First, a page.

Turkish banks will sell a record amount of dollar bonds again in 2013 as investor bets for an investment-grade ranking from a second ratings company push yields lower, according to the country’s biggest brokerage.
“Turkish banks’ bond sales may increase by around 40 percent next year,” Ugursel Onder, a fixed-income analyst at Is Investment, said in a Dec. 21 phone interview from Istanbul. “I expect borrowing costs to come down even more, especially with expectations of an upgrade.”
Lenders sold $15.8 billion of bonds in the U.S. currency this year, triple the amount in 2011, while trailing behind the $22.4 billion from Russian lenders, according to data compiled by Bloomberg. Yields on five-year dollar bonds of Akbank TAS (AKBNK), partly owned by Citigroup Inc., have dropped 339 basis points this year, compared with a 198 basis-point decline for equivalent debt from OAO Sberbank (SBER), Russia’s largest bank.
Fitch Ratings handed Turkey its first investment-grade ranking since 1994 in November, citing a “sound banking system“ and favorable growth prospects. Moody’s Investors Service rates Turkey one step lower than Fitch at Ba1, while Standard & Poor’s is a further notch down at BB. Moody’s, which has a positive outlook, said in a Nov. 20 report that Turkey’s prospects for an investment-grade rating will be driven by its “vulnerability to balance-of-payment shocks.”
Turkey’s current-account deficit, which surged to about 10 percent of gross domestic product at the end of 2011, the second highest level worldwide, after the U.S., narrowed for an 12th month in October as imports shrank. The inflation rate fell to 6.4 percent in November, the slowest in 14 months, according to the statistics office’s website.
Banks may need additional financing to expand lending as economic growth picks up, based on analyst forecasts. Turkey’s economy will expand by 4.1 percent next year, up from an estimated 3 percent in 2012, according to the average of 24 economist estimates on Bloomberg.
Deposit growth has lagged behind the increase in lending to date. Loans have increased by 14 percent this year to 787.2 billion liras ($438.4 billion), while deposits rose by 8.7 percent, according to the banking regulator’s website. Bond sales in dollars and liras rose to a total $36.8 billion from $14 billion in 2011, data compiled by Bloomberg show.
The increase in dollar debt is a concern for S&P. The ratings company said the reliance on external funding could cause a “liquidity crunch,” according to a Dec. 5 report.
“It is understandable Turkish banks would find borrowing abroad at these attractive rates,” Kaan Nazli, a senior economist at ING Investment Management Europe in The Hague, said in a telephone interview on Dec. 21.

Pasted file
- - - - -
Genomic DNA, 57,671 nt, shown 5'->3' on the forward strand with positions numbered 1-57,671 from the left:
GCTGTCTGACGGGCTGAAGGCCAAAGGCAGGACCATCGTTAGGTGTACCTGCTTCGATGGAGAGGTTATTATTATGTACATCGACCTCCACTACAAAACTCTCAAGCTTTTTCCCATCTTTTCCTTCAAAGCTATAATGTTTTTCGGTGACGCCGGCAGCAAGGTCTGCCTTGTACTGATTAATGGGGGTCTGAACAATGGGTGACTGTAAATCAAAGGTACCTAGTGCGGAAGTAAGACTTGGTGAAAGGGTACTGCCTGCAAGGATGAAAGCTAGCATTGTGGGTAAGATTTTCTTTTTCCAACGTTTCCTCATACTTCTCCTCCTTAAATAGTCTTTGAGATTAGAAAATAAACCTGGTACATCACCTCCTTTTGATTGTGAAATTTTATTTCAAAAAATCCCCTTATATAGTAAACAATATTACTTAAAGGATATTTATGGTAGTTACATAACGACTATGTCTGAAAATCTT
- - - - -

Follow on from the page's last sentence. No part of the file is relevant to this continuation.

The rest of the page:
Turkiye Vakiflar Bankasi TAO (VAKBN), Turkey’s third-largest state lender, sold $500 million of five-year bonds on April 24. The yield has since dropped 65 basis points. In the domestic market, Vakifbank’s six-month lira-denominated bonds are yielding 6.17 percent, data compiled by Bloomberg show.
Yields on Turkey’s two-year benchmark debt rose one basis point, or 0.01 percentage point, to 6.02 percent on Dec. 21, the fourth day of increases, taking this year’s decline to 499 basis points, the biggest drop among 20 major countries worldwide tracked by Bloomberg.
The lira lost 0.5 percent against the dollar to 1.7964 at 6:08 p.m. in Istanbul on Dec. 21, the biggest depreciation since Nov. 12, paring this year’s gain to 5.3 percent.
Five-year credit-default swaps on Turkey rose three basis points to 126 on Dec. 21. That compared with 131 for Russia, 85 for Poland and 142 for South Africa. Lower prices signal improving perceptions of a borrower’s creditworthiness, while the reverse shows deterioration. The contracts pay the buyer face value in exchange for the underlying securities or cash if a borrower fails to adhere to its debt agreements.
The extra yield investors demand to hold Turkish debt denominated in dollars rather than U.S. Treasuries fell three basis points to 173, according to JPMorgan Chase & Co.’s EMBI Global Index. The premium compares with 385 at the end of last year, and 160 for Russia.
Funding through dollar bonds helps Turkish banks overcome the maturity mismatch between short-term deposits and longer- term loans. Dollar bonds have an average maturity of five years, which is 10 times longer than lira debt and 20 times the maturity of deposits, which average about three months, according to data from central bank and Bloomberg.
Lenders will take advantage of falling yields to extend the maturity of dollar bonds to 10 years or more, while also increasing lira notes to three years, Is Investment’s Onder said.
“Turkish bank debt is getting more attractive as the risk appetite for emerging-market debt improves,” ING’s Nazli said. “Expectations of a second upgrade will further boost the Turkish market at least for the next six months.”
To contact the reporter on this story: Sibel Akbay in Istanbul at firstname.lastname@example.org;
To contact the editor responsible for this story: Alaa Shahine at email@example.com